“In the 2016 edition of its World Development Indicators, the World Bank has made a big choice: It’s no longer distinguishing between ‘developed’ countries and “developing” ones in the presentation of its data. The change marks an evolution in thinking about the geographic distribution of poverty and prosperity. But it sounds less radical when you consider that nobody has ever agreed on a definition for these terms in the first place. The International Monetary Fund says its own distinction between advanced and emerging market economies “is not based on strict criteria, economic or otherwise.” The United Nations doesn’t have an official definition of a developing country, despite slapping the label on 159 nations. And the World Bank itself had previously simply lumped countries in the bottom two-thirds of gross national income (GNI) into the category, but even that comparatively strict cut-off wasn’t very useful.”
Labels and categories are so often problematic, but they are also necessary to make sense of the vast amount of information. Regional geography is inherently about lumping places together that have commonalities, but acknowledging that many differences from place to place makes the world infinitely varied and complex. Since we can’t process an infinite amount of complexity, we categorize, for better or for worse. In education, we are continually trying to show how some categorizations fail, hoping that our students will categorize the information they receive in better ways (non-racist ways for example). The regional terms we use–Latin America, the Middle East, Europe, etc.—impacts how we think about the world. Each of those terms highlights a few similarities and ignores some important differences. The terms More Developed Countries (MDCs), Newly Industrialized Countries (NICs), and Less Developed (LDCs) is how many people have socioeconomically categorized the world’s countries, some preferring developing countries instead of LDCs because it less stigmatizing. In 2015, many at the World Bank have thought that the term “Developing Countries” obscures more than it reveals. In 2016, the World Bank removed the term from its database since there are more differences than similarities in the economic structures and trajectories of developing countries.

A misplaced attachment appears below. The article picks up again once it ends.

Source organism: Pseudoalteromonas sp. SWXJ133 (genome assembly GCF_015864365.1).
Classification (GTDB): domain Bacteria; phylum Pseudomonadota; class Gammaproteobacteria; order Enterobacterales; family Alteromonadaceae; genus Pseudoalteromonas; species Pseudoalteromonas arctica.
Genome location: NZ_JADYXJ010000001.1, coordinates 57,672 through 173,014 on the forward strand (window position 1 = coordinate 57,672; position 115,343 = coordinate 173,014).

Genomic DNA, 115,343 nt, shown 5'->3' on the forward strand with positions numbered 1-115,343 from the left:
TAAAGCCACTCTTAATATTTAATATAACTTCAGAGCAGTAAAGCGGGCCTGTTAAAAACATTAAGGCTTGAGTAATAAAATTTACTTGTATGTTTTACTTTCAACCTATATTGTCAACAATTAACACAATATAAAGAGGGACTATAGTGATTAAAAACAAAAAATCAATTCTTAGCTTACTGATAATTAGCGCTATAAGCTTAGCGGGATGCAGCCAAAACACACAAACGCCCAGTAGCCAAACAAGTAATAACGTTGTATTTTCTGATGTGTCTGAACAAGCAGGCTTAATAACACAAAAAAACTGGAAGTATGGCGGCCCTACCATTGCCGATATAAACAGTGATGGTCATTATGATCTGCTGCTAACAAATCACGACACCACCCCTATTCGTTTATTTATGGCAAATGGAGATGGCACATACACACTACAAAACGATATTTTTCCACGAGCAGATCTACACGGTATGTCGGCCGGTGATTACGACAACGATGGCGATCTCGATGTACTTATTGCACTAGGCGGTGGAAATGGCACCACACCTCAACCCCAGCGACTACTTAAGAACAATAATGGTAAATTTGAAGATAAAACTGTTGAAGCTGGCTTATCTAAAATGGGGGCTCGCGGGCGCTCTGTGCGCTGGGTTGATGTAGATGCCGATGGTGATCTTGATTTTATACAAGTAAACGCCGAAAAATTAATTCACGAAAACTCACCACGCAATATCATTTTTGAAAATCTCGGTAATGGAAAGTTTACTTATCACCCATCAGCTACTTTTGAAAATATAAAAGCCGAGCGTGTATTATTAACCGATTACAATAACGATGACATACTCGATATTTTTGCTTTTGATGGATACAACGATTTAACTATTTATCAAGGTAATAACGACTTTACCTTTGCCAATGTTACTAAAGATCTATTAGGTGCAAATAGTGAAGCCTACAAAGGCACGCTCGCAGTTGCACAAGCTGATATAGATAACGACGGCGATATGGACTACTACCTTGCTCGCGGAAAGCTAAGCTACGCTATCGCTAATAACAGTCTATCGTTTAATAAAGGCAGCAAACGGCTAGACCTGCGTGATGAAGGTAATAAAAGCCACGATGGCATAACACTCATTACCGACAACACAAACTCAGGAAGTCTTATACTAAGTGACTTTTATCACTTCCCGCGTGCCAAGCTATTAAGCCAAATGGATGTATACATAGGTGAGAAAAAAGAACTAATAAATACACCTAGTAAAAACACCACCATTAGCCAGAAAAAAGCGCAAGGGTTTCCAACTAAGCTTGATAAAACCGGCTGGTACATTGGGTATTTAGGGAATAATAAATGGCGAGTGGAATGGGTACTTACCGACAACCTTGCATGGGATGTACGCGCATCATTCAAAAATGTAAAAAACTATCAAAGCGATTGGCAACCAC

Questions to Ponder: What are some of the major problems that you see with the term developing country? Even with its problems, what utility is there in the term? Will you keep using the term or will you abandon it? How come?
Tags: development, statistics, economic, industry.